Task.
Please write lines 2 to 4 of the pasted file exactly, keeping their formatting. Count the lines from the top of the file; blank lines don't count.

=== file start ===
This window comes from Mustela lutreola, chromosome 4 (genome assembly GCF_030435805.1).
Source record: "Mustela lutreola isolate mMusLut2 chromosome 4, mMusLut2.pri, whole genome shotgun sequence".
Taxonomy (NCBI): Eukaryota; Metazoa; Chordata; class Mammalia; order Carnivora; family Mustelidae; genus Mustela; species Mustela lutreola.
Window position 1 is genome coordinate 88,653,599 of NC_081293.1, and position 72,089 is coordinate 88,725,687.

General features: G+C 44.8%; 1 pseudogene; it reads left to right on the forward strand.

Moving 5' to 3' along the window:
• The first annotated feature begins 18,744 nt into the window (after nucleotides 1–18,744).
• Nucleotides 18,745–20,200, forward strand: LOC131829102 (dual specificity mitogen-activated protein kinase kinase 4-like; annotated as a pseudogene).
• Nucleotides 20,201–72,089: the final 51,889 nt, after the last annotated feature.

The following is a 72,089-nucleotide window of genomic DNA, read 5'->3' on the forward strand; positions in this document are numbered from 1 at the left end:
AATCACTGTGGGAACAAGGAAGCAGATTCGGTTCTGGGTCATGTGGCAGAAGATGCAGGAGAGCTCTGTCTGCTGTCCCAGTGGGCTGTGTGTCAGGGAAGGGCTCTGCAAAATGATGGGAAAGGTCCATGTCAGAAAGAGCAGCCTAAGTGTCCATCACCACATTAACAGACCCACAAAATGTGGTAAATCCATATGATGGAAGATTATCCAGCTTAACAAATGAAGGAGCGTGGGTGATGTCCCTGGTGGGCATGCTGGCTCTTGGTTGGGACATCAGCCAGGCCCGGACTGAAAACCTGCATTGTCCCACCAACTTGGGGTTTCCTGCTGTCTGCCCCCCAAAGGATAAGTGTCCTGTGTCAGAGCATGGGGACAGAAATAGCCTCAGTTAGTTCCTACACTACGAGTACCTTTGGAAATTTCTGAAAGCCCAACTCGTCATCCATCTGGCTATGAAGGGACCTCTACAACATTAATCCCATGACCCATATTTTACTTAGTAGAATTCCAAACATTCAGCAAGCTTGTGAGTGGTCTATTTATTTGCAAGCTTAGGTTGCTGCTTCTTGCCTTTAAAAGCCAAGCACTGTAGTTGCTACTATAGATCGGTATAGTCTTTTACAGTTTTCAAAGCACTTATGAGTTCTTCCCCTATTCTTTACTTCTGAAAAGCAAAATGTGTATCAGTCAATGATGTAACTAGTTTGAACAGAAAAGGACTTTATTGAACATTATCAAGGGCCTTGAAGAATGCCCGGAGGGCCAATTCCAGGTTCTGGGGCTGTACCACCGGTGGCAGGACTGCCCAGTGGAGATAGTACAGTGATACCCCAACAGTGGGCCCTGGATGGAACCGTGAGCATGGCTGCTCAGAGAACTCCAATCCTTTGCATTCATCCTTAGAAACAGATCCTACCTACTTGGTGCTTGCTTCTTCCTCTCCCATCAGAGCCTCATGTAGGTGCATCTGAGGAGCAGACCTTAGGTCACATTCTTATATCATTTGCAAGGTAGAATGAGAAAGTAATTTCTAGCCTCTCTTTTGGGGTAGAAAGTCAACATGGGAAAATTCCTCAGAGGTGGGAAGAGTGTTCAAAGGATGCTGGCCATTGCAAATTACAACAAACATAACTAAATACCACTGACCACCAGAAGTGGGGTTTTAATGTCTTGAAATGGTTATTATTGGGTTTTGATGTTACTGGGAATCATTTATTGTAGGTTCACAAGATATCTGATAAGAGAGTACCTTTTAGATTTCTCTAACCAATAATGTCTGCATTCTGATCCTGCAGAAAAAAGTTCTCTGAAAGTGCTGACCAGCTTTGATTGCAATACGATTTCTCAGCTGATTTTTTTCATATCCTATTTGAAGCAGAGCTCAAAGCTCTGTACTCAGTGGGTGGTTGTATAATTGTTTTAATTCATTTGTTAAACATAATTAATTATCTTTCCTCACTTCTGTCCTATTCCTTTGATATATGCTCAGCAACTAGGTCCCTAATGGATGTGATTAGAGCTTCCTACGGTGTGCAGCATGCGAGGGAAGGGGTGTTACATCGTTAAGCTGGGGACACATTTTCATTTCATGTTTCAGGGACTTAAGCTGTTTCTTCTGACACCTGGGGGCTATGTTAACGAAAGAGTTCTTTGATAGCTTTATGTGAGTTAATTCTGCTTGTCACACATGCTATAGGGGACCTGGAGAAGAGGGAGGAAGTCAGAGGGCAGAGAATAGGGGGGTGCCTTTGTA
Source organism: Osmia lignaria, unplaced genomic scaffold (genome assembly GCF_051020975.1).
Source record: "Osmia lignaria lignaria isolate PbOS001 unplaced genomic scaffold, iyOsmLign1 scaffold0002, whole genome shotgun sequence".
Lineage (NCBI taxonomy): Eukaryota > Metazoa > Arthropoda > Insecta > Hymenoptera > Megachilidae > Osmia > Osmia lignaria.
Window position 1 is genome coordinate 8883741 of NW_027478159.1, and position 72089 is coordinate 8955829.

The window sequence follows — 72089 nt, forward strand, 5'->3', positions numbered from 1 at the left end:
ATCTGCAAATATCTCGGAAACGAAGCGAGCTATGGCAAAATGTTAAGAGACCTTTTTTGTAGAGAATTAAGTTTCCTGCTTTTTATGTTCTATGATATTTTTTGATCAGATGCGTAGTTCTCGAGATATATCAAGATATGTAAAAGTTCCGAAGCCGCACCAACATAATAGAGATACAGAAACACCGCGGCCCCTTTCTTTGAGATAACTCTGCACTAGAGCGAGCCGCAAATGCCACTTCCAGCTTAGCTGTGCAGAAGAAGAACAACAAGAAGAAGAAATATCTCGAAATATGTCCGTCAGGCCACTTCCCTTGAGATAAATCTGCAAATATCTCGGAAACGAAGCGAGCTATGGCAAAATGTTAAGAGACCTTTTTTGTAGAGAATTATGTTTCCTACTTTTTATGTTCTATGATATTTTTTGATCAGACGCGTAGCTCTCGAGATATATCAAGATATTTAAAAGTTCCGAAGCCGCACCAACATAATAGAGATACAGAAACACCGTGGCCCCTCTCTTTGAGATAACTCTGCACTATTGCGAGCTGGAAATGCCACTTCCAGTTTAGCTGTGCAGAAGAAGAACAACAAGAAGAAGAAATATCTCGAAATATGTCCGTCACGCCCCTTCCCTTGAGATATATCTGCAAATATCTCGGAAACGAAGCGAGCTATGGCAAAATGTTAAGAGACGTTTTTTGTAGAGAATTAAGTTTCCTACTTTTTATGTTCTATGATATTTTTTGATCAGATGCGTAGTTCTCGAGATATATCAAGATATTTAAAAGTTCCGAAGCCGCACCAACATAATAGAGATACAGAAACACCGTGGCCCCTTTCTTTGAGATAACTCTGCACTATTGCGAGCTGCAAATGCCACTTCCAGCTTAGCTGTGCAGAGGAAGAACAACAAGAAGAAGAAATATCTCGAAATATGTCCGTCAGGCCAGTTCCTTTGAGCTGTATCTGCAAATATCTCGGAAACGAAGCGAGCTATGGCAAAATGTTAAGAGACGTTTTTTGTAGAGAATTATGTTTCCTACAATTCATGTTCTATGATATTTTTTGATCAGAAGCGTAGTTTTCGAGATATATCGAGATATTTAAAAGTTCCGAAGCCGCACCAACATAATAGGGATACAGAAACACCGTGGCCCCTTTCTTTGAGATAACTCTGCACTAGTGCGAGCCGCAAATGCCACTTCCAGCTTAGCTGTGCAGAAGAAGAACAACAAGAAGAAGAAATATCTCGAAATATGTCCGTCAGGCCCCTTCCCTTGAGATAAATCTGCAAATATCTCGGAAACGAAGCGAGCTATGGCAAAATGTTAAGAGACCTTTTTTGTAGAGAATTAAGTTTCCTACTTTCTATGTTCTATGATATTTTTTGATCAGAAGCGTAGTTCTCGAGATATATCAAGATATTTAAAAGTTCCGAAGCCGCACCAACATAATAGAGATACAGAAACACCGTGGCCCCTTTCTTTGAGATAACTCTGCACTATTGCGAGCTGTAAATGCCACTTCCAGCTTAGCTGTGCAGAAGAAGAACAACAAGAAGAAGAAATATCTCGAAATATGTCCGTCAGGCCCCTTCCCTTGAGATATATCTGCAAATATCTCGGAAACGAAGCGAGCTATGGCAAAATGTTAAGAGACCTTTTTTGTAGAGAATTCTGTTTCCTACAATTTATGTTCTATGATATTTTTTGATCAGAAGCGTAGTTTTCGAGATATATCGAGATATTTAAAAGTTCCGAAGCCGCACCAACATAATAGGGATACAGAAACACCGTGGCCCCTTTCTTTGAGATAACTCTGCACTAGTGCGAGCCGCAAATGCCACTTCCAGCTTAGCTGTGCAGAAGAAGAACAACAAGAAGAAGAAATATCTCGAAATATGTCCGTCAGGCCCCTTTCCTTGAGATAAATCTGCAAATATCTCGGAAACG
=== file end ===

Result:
Source record: "Mustela lutreola isolate mMusLut2 chromosome 4, mMusLut2.pri, whole genome shotgun sequence".
Taxonomy (NCBI): Eukaryota; Metazoa; Chordata; class Mammalia; order Carnivora; family Mustelidae; genus Mustela; species Mustela lutreola.
Window position 1 is genome coordinate 88,653,599 of NC_081293.1, and position 72,089 is coordinate 88,725,687.